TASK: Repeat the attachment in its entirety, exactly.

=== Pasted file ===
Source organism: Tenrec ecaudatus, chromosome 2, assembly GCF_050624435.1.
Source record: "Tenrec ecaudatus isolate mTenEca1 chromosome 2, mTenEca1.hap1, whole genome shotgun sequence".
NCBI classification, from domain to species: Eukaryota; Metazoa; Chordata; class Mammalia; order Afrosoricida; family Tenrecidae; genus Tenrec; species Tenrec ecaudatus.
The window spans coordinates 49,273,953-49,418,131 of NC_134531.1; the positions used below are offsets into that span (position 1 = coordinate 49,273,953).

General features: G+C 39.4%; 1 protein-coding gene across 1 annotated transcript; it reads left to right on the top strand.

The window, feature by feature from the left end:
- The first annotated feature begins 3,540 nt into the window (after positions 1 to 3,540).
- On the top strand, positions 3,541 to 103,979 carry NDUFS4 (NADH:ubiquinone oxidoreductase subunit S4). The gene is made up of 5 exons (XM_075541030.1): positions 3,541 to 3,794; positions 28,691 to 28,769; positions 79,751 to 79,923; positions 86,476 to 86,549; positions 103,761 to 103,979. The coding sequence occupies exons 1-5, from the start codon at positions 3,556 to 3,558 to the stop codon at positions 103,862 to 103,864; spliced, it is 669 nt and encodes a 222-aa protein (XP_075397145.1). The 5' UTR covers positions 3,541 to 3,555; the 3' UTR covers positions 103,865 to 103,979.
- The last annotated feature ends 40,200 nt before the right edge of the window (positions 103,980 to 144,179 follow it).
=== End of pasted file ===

Source organism: Tenrec ecaudatus, chromosome 2, assembly GCF_050624435.1.
Source record: "Tenrec ecaudatus isolate mTenEca1 chromosome 2, mTenEca1.hap1, whole genome shotgun sequence".
NCBI classification, from domain to species: Eukaryota; Metazoa; Chordata; class Mammalia; order Afrosoricida; family Tenrecidae; genus Tenrec; species Tenrec ecaudatus.
The window spans coordinates 49,273,953-49,418,131 of NC_134531.1; the positions used below are offsets into that span (position 1 = coordinate 49,273,953).

General features: G+C 39.4%; 1 protein-coding gene across 1 annotated transcript; it reads left to right on the top strand.

The window, feature by feature from the left end:
- The first annotated feature begins 3,540 nt into the window (after positions 1 to 3,540).
- On the top strand, positions 3,541 to 103,979 carry NDUFS4 (NADH:ubiquinone oxidoreductase subunit S4). The gene is made up of 5 exons (XM_075541030.1): positions 3,541 to 3,794; positions 28,691 to 28,769; positions 79,751 to 79,923; positions 86,476 to 86,549; positions 103,761 to 103,979. The coding sequence occupies exons 1-5, from the start codon at positions 3,556 to 3,558 to the stop codon at positions 103,862 to 103,864; spliced, it is 669 nt and encodes a 222-aa protein (XP_075397145.1). The 5' UTR covers positions 3,541 to 3,555; the 3' UTR covers positions 103,865 to 103,979.
- The last annotated feature ends 40,200 nt before the right edge of the window (positions 103,980 to 144,179 follow it).